Short Film Review: Golden Frames in the Closet (2019)


Filmmaker Putri Sarah Amelia likes to toy with suspense, to sometimes confusing results but at least with an appeasing payoff at the end of it all. The air of suspense and curiosity in the film is heightened by scant use of dialogue, which of course is every filmmaker’s cardinal rule - if you get your message across without dialogue in a film, it is likely a good film. 

Putri’s film, rightfully silent, is about the internal struggle a mortician faces when asked to literally doll up the daughter of a family who met with an accident. The mortician struggles because she is woke and respects individuality, instead of being enslaved to tradition in what is possibly a highly traditional trade bound by considerations of customs and superstitions. What lies on the deathbed is an adrogynous-looking adolescent whose mother is waiting to see feminised all over again, for old times sake. However, after the deceased is all caked up in powder, the mortician gets a creepy sign from a cupboard that refuses to close, telling her the deceased would probably only wear the lacey and exquisite white dress OVER HER DEAD BODY. She is a shirt and pants kind of queer. 

A film with an empowering message at the end, the film seems to tip toe across several genres in its journey to finally reach that split-second point of triumph. It opens like a rather pedestrian but nicely colour-directed family at the beginning. Then it morphs into spa videography with the languid cross-fading of frames as the mortician customarily strokes the face of the deceased with her brush. Then, when that one errant closet kept opening by itself, the horror jump-scare weakling in me edges an inch backward from the screen. Then of course, when the photo frames dropped out of the closet, the film solidified its queer label. And there was one more - the YouTube/TV drama touch with the piping in of a theme song at the end.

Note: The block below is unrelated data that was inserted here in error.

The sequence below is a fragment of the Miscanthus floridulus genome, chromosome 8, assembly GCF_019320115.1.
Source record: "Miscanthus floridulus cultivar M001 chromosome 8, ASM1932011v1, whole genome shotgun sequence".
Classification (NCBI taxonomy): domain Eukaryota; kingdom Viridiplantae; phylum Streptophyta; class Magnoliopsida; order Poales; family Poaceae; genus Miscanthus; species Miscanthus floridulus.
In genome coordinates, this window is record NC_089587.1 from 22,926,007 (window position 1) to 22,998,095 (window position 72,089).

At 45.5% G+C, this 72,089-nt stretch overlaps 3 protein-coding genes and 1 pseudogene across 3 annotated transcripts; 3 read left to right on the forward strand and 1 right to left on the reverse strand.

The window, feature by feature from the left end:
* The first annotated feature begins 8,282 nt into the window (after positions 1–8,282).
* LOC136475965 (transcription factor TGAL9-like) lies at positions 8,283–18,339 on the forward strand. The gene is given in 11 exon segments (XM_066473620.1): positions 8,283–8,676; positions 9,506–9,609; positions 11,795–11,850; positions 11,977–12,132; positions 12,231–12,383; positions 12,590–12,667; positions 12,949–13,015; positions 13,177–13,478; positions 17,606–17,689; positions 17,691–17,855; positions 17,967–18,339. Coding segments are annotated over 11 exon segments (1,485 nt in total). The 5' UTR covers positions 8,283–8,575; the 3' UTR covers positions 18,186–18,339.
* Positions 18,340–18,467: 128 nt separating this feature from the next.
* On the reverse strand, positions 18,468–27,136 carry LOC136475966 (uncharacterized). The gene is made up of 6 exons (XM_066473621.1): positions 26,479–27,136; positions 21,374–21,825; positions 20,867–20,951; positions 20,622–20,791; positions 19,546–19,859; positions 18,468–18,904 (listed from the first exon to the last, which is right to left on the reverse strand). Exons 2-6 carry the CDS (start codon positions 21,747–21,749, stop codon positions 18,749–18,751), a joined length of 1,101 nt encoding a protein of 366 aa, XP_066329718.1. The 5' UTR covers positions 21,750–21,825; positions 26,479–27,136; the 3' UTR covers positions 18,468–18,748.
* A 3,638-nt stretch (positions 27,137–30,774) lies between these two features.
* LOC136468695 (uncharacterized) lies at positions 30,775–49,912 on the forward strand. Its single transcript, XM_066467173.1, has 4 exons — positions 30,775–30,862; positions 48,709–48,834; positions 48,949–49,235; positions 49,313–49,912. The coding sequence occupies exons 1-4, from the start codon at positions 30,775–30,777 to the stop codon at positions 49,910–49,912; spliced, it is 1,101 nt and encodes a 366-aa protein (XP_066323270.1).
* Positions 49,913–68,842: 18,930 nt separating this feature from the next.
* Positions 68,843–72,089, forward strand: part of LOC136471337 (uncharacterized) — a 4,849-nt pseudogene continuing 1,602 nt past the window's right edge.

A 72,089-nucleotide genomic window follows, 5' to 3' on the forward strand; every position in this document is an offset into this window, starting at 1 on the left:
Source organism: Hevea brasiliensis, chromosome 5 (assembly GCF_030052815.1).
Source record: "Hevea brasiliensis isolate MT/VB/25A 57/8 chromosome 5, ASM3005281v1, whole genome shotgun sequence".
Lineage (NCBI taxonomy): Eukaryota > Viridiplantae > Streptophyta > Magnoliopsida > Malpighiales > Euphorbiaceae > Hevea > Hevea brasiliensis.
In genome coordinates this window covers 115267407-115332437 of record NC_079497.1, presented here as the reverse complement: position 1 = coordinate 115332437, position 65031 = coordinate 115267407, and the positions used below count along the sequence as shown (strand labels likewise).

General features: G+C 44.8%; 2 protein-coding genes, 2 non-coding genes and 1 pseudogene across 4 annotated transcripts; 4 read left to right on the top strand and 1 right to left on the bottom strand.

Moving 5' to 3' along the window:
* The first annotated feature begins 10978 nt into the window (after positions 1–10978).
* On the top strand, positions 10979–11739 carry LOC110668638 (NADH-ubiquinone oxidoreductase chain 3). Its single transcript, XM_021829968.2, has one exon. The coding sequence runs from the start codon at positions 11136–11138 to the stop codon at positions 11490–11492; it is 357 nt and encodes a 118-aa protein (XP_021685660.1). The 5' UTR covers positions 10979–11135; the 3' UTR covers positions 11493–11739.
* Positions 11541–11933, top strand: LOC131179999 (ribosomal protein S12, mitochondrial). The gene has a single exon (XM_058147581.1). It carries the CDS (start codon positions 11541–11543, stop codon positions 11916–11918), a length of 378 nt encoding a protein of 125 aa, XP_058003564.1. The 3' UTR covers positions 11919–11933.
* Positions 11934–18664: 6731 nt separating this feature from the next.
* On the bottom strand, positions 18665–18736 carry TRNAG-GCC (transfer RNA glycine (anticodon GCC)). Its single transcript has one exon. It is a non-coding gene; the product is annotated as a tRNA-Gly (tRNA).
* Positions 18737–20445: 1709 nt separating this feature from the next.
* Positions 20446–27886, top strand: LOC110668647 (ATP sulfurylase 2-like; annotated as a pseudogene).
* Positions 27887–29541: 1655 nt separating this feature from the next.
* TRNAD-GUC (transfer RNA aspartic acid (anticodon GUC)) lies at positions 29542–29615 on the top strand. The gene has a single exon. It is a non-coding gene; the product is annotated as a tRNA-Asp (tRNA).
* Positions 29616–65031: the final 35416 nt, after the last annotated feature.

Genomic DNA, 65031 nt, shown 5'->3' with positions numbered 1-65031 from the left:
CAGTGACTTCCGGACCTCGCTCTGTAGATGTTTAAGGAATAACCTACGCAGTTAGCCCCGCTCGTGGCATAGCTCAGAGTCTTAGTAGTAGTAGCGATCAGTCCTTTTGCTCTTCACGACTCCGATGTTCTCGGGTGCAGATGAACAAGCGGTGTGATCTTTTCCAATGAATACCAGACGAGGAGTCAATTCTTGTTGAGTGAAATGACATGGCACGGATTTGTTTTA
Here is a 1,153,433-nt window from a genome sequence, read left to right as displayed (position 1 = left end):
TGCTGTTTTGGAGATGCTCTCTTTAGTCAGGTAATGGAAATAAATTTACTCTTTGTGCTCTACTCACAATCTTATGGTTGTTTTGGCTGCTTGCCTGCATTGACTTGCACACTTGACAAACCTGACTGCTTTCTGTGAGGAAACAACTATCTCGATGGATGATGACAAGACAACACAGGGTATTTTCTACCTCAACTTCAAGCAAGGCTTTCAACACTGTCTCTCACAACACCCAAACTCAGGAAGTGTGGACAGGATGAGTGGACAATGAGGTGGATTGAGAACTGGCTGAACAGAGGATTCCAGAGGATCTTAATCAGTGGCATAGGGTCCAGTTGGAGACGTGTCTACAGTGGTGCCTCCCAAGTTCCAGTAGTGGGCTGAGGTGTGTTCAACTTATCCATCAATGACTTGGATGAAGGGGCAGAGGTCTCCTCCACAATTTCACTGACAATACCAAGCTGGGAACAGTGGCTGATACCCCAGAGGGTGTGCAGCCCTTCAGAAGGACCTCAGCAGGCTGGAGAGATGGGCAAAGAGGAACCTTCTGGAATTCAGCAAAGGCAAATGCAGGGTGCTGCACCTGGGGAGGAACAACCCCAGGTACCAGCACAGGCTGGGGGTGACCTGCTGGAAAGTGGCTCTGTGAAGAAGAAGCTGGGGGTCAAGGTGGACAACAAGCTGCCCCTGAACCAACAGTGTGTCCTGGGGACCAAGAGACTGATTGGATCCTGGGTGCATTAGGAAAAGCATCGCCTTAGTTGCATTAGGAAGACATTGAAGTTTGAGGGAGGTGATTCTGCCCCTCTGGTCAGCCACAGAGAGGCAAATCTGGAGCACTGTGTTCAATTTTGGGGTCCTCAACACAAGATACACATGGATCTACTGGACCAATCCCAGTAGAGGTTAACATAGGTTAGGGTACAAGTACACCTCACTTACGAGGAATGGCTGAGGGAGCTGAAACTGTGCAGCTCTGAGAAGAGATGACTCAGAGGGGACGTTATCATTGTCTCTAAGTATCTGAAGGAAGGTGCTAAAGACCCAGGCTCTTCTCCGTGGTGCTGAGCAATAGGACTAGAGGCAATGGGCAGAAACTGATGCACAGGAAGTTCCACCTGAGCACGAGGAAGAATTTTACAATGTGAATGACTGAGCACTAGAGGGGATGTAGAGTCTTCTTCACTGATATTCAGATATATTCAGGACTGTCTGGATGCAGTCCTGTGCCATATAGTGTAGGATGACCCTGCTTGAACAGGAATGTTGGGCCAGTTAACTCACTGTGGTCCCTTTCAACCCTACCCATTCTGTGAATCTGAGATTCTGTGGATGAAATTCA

Nevertheless, the stylistic excesses and the occasional genre trips were ironed out by what is evidently an economical script with measured editing. The film sits on the fence between being a festival worthy film with its taboo quotient and being consumable YouTube content with its safe storytelling treatment. Not exactly a sweet spot but its message is clear. 

Golden Frames in the Closet is screening at Minikino Film Week (MFW) and in competition for the MFW National Competition category. 

Review by Jeremy Sing

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